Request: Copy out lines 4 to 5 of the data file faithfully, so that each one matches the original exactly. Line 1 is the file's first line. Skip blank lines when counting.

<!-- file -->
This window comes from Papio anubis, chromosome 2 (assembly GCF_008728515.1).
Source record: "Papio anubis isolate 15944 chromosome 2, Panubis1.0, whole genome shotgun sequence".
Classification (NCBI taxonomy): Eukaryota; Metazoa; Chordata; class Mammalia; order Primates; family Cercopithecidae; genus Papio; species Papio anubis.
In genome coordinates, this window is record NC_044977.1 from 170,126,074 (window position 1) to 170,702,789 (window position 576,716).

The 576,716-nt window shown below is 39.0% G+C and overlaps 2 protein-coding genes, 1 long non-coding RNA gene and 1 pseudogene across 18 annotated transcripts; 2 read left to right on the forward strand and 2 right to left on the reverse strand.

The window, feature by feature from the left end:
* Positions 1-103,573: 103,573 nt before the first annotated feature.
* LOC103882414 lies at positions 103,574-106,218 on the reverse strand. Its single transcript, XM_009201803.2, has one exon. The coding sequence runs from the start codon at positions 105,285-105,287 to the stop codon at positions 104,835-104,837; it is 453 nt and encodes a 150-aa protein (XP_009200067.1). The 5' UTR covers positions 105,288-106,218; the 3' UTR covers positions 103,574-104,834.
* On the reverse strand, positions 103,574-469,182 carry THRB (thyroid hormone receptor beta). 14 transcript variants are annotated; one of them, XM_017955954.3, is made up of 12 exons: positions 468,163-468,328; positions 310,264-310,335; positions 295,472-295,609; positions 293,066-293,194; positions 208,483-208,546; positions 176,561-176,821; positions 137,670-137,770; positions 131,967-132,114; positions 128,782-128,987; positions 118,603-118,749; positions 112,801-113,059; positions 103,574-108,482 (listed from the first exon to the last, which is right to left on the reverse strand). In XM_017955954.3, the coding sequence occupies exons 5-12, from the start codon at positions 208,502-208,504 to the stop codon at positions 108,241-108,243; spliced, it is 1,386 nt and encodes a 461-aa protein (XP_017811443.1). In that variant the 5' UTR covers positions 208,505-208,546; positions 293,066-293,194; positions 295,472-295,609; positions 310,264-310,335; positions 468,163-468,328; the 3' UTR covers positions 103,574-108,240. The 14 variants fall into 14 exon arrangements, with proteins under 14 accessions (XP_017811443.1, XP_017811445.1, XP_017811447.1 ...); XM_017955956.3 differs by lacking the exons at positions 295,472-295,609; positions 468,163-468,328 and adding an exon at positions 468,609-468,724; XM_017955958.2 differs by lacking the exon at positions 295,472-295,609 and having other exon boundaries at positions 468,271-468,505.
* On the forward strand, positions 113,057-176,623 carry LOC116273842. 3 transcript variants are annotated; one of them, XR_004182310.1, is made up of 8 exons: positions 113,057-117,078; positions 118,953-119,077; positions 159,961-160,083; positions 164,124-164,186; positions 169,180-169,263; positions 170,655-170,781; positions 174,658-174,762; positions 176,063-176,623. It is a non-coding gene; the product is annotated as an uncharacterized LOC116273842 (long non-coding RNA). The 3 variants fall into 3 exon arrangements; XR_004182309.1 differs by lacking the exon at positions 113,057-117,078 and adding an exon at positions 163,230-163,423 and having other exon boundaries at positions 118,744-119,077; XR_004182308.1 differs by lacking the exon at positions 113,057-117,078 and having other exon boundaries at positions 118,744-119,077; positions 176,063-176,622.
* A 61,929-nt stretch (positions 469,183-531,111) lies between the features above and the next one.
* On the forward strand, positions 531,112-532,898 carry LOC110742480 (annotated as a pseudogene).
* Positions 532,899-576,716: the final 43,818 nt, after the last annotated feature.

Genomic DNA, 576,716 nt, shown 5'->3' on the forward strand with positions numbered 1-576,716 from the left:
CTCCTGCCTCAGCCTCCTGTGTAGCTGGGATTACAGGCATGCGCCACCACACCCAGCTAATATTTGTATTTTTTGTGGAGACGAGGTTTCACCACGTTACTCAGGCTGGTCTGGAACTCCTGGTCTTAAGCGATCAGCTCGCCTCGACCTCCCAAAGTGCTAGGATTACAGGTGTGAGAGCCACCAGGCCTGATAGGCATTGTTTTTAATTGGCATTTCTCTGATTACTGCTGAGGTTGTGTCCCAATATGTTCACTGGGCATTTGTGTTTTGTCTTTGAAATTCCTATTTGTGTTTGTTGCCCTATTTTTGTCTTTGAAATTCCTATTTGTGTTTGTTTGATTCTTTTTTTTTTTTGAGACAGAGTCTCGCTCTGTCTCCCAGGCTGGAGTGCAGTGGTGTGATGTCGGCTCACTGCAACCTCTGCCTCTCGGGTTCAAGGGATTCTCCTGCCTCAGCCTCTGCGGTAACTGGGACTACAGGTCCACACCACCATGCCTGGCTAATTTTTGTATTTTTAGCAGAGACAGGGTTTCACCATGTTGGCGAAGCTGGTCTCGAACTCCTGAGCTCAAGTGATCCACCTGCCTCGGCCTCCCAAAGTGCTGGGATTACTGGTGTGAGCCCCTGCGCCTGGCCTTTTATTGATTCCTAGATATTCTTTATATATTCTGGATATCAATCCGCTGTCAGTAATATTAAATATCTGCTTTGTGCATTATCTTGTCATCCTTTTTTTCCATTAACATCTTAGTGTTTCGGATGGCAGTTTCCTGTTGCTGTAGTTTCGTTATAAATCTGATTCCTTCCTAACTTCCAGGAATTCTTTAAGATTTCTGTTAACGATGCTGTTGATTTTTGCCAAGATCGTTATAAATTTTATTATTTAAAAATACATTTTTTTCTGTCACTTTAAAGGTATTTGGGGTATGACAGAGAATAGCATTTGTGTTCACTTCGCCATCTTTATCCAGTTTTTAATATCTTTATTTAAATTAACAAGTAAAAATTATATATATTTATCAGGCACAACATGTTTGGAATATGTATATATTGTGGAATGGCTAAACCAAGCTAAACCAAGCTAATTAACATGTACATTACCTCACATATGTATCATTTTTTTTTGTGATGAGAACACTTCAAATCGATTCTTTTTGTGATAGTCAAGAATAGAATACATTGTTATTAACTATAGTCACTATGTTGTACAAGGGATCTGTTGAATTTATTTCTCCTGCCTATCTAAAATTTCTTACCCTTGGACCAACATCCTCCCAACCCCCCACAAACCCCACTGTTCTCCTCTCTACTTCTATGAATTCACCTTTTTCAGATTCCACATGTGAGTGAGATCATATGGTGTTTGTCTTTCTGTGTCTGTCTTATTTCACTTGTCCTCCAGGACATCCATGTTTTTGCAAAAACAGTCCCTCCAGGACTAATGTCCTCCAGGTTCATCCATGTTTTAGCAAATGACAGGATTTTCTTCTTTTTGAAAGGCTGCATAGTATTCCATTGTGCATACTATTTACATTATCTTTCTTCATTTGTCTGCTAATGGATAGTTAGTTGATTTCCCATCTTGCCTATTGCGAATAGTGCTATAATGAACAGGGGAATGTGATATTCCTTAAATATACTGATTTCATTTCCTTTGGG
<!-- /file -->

In genome coordinates, this window is record NC_044977.1 from 170,126,074 (window position 1) to 170,702,789 (window position 576,716).

The 576,716-nt window shown below is 39.0% G+C and overlaps 2 protein-coding genes, 1 long non-coding RNA gene and 1 pseudogene across 18 annotated transcripts; 2 read left to right on the forward strand and 2 right to left on the reverse strand.